Newspaper of The New York Herald, February 13, 1867, Page 8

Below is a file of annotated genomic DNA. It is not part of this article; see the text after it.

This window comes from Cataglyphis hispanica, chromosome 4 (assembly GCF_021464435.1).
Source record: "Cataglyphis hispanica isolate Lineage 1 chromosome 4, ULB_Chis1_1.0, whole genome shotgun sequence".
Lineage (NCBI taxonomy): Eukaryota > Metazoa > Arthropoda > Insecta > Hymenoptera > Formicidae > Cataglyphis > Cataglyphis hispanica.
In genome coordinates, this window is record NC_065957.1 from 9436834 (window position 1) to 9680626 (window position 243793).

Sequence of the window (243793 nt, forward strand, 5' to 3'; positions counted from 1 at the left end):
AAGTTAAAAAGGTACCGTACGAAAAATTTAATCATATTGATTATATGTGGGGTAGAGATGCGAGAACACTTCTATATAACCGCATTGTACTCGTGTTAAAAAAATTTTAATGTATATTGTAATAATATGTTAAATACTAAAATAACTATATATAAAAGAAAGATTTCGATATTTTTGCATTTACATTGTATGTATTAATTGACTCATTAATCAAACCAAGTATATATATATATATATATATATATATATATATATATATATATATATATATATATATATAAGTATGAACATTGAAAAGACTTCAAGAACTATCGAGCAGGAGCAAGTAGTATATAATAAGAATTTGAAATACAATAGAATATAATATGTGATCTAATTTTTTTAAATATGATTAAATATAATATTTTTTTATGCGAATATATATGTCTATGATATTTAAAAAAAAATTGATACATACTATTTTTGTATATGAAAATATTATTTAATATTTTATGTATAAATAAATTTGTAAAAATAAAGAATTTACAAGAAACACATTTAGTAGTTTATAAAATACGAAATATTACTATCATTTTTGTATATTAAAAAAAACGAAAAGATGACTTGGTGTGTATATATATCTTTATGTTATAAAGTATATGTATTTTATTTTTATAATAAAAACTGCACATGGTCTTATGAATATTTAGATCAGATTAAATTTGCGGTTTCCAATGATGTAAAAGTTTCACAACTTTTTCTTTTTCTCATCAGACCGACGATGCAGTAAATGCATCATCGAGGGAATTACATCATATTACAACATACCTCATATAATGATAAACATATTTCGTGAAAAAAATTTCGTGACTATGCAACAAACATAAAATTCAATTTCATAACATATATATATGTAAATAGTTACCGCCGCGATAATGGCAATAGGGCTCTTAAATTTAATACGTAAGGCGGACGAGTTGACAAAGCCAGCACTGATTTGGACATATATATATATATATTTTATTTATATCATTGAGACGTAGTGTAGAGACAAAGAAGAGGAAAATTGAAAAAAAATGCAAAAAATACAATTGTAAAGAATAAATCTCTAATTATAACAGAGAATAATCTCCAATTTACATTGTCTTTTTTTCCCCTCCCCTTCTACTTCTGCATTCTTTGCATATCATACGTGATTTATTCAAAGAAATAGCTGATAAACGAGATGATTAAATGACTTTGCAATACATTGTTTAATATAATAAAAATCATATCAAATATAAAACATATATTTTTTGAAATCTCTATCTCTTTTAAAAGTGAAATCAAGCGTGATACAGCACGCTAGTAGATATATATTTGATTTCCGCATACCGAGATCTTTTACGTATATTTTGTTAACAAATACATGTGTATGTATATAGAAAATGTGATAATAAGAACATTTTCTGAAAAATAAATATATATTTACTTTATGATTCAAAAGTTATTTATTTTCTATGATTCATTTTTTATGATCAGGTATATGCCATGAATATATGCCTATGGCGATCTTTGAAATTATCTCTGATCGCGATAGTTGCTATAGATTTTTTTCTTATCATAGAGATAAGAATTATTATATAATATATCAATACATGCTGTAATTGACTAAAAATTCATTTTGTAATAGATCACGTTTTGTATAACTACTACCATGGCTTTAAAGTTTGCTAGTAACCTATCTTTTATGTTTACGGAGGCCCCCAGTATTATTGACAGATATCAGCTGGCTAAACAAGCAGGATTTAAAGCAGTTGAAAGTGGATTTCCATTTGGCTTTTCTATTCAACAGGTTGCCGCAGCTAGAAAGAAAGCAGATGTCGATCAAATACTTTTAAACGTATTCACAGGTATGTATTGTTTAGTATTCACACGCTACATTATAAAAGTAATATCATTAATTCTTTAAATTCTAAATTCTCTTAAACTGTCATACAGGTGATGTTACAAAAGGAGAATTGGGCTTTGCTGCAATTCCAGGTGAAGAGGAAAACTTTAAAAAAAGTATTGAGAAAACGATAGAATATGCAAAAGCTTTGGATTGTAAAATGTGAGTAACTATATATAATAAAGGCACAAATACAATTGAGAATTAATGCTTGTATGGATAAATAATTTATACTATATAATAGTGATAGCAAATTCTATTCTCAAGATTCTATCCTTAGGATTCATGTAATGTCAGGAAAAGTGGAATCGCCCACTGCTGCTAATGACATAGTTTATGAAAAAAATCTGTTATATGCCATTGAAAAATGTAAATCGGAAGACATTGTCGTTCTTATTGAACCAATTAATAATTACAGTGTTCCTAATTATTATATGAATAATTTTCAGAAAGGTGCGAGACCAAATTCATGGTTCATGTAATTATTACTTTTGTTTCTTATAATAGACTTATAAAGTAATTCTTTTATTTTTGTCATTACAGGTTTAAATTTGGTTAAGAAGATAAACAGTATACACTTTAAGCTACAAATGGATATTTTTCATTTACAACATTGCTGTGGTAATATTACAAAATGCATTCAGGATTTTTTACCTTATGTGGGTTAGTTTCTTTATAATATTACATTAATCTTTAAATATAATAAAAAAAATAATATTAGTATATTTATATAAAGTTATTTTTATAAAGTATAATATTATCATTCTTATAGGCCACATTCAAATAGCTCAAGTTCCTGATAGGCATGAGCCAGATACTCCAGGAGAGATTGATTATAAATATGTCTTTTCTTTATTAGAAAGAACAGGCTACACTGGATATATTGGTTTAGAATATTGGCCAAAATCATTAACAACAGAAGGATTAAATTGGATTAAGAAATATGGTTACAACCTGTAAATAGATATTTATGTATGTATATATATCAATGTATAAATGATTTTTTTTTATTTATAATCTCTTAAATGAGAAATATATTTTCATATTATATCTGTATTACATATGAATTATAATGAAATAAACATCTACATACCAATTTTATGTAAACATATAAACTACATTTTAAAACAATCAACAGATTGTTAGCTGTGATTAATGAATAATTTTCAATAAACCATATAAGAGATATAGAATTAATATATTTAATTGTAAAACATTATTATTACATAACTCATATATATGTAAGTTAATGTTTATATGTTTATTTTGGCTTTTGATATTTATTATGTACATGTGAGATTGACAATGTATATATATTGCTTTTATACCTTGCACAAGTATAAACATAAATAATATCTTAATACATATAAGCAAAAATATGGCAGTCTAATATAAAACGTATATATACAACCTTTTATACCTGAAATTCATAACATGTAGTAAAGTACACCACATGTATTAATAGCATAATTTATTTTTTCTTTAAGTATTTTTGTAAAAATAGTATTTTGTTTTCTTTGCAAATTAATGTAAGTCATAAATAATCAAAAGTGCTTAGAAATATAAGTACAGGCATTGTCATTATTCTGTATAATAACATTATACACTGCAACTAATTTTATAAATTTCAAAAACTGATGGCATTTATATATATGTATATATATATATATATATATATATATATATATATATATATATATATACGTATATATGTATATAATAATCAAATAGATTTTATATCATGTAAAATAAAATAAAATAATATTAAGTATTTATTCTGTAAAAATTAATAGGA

Newspaper of The New York Herald dated February 13, 1867 Page 8